ST. CHARLES — Cassidy Head could only smile. And muster a small chuckle.
The St. Charles High junior soccer standout got into a little scuffle during a game earlier this season.
A much smaller opponent put two hands on Head, pushed her, and sent her stumbling backwards early in the contest.
"It was just a regular play, we were both going for ball," Head recalled. "But after it was over, she was mad. She got in my face like she wanted to fight me."
Head just walked away with an ear-to-ear grin.
Luckily, one of the other opposing players knew about Head, a two-time state wrestling qualifier. She whispered to her teammate, most likely informing her that it would not be wise to continue to mess with Head.
"She never touched me the rest of the day," Head said.
Head's reputation for carrying a wrestling-style toughness onto the pitch is well known — by opponents and teammates.
"When she goes in for tackles, look out," St. Charles junior midfielder Sally Werth said. "She isn't afraid to put a body on someone. She definitely has a bite to her."
Head is a multi-faceted soccer player who happens to wrestle in the winter. She came out for the new and popular sport as a freshman, basically as a way to stay in shape. She progressed quickly and finished fourth in the 135-pound weight class as a sophomore. Head placed sixth at 137 pounds in February.
Those three-plus seasons of wrestling have added an edge to her already strong soccer repertoire.
"You see that wrestling mentally in her 1-v-1 scenarios," St. Charles coach Rodney Orrick said. "She just won't be stopped. The rest of the team sees that and they really feed off what she does."
The 5-foot-8 Head plays a physical game. Her style can be described as aggressive — but not dirty. Her tackles are clean and she stays within the rules.
Most of the time.
"Every once in a while, I get mad when I don't get my way,” Head said. "I can be pretty physical then."
Head has earned plenty of respect from opponents. She is friends with many of the players on rival St. Charles West, where the word got out early about Head's wrestling exploits.
"One of the players went up to a West coach, who also helps coach our wrestling team, and told him that I was mean," Head said. "He said, 'She's not mean, she's just a tough wrestler.' "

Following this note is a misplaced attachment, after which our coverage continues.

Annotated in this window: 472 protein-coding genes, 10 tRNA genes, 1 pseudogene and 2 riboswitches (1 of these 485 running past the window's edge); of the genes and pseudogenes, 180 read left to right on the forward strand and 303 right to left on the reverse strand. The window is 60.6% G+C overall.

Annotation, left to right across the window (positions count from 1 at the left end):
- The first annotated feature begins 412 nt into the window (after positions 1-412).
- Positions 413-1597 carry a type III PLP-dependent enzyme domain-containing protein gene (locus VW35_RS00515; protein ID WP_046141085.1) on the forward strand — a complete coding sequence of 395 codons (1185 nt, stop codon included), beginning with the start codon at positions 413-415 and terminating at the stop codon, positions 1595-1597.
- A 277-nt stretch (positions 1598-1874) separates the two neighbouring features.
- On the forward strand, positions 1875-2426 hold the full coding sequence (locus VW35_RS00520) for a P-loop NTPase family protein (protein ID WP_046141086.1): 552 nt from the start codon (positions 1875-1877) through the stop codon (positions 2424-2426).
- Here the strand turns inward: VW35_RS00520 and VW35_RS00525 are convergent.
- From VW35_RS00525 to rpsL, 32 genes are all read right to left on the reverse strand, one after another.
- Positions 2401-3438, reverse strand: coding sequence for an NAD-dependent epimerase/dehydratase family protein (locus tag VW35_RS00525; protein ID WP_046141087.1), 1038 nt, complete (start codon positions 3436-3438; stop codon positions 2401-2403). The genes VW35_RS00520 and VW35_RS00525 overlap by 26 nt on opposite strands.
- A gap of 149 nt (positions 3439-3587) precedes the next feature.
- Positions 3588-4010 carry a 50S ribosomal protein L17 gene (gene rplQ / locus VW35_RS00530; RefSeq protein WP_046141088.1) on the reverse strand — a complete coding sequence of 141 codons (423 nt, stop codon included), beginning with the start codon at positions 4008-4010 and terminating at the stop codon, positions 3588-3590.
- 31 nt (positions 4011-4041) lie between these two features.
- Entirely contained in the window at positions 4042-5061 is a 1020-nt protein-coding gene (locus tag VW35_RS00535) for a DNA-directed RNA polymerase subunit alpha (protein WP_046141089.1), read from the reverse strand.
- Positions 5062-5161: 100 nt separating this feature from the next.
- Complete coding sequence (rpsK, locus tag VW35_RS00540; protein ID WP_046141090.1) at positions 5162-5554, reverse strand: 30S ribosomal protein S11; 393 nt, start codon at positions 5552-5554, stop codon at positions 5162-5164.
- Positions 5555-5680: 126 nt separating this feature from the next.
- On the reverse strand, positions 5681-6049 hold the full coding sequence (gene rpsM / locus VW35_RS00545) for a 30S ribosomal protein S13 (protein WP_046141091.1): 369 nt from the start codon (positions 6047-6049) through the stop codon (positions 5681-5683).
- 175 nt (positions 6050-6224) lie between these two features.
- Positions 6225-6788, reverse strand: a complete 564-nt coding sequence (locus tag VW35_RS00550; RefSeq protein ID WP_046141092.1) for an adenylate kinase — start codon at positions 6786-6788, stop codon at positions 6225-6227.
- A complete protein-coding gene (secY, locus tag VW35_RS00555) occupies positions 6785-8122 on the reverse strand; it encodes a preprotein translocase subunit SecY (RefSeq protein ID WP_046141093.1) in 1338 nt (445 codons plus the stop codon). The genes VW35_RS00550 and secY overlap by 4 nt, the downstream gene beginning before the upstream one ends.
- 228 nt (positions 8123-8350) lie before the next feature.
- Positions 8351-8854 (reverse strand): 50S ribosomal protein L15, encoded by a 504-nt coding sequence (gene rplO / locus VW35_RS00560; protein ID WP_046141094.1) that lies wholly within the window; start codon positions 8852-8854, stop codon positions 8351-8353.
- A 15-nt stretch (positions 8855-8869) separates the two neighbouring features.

Head's soccer talents outweigh her wrestling skills.
She is one of the rare players who can handle almost every position on the field. Most of the time, Orrick has her up top, where she is second for the Pirates with 15 goals.
But he also has used her to man mark the top scoring threat on the other team. Orrick estimates Head has spent at least five matches in that defensive specialist role.
"There's not too many that can do that — either you're one or the other," Orrick said. "She can handle almost anything. You look at her stats, she can definitely finish. And she's good at finding other people and allowing them to finish. She can present a lot of problems for our opponents."
Head helped slow Union standout Emily Gaebe during a 2-0 loss on April 9. Gaebe, who has 30 goals in 17 contests, scored twice but didn't dominate the match like she does on a regular basis.
"Scoring is fun and everyone likes getting goals," Head said. "But I still like marking people, it's a different kind of challenge — but a good one."
Head has been playing soccer since age 4 and describes the sport as "my passion."
She broke into the starting lineup as a freshman and had three goals and three assists as the Pirates posted a 12-9 record.
This spring, she is one of the leaders of a relatively young team that boasts state title aspirations. The Pirates, outscored opponents 32-4 during a recent five-game win streak, have been dropped down to Class 2 from their previous Class 3 division.
St. Charles (9-5) could meet Orchard Farm (14-1) in a district championship contest that should have a final four feel. The Eagles won an earlier meeting 3-1 on April 13.